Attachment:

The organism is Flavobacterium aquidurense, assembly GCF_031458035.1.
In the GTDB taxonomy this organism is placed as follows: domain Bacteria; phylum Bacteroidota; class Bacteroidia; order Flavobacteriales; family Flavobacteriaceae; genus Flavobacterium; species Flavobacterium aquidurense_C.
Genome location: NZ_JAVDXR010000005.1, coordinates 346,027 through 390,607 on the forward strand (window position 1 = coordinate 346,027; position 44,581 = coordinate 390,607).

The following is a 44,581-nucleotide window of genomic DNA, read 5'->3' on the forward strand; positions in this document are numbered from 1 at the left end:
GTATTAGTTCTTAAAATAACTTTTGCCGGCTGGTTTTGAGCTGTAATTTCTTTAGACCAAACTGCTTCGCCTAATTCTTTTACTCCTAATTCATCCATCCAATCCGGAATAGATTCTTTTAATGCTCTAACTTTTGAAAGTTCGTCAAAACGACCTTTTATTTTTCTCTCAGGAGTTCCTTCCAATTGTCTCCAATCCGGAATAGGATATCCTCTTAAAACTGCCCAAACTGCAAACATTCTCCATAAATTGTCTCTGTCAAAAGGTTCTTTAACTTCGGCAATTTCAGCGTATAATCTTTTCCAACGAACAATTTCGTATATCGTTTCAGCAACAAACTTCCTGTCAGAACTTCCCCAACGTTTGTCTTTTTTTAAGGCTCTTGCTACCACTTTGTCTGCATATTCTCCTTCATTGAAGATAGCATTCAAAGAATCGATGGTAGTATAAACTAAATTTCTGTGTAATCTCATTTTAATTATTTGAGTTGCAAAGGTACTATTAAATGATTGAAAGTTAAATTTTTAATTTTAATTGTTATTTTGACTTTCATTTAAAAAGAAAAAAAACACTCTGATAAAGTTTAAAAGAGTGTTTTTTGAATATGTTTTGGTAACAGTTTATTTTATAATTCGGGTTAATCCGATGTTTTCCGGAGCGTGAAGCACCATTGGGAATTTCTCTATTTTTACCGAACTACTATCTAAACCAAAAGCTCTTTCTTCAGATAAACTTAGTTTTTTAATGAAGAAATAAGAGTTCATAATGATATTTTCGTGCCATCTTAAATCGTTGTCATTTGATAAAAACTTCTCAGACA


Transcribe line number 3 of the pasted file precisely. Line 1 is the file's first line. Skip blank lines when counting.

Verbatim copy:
Genome location: NZ_JAVDXR010000005.1, coordinates 346,027 through 390,607 on the forward strand (window position 1 = coordinate 346,027; position 44,581 = coordinate 390,607).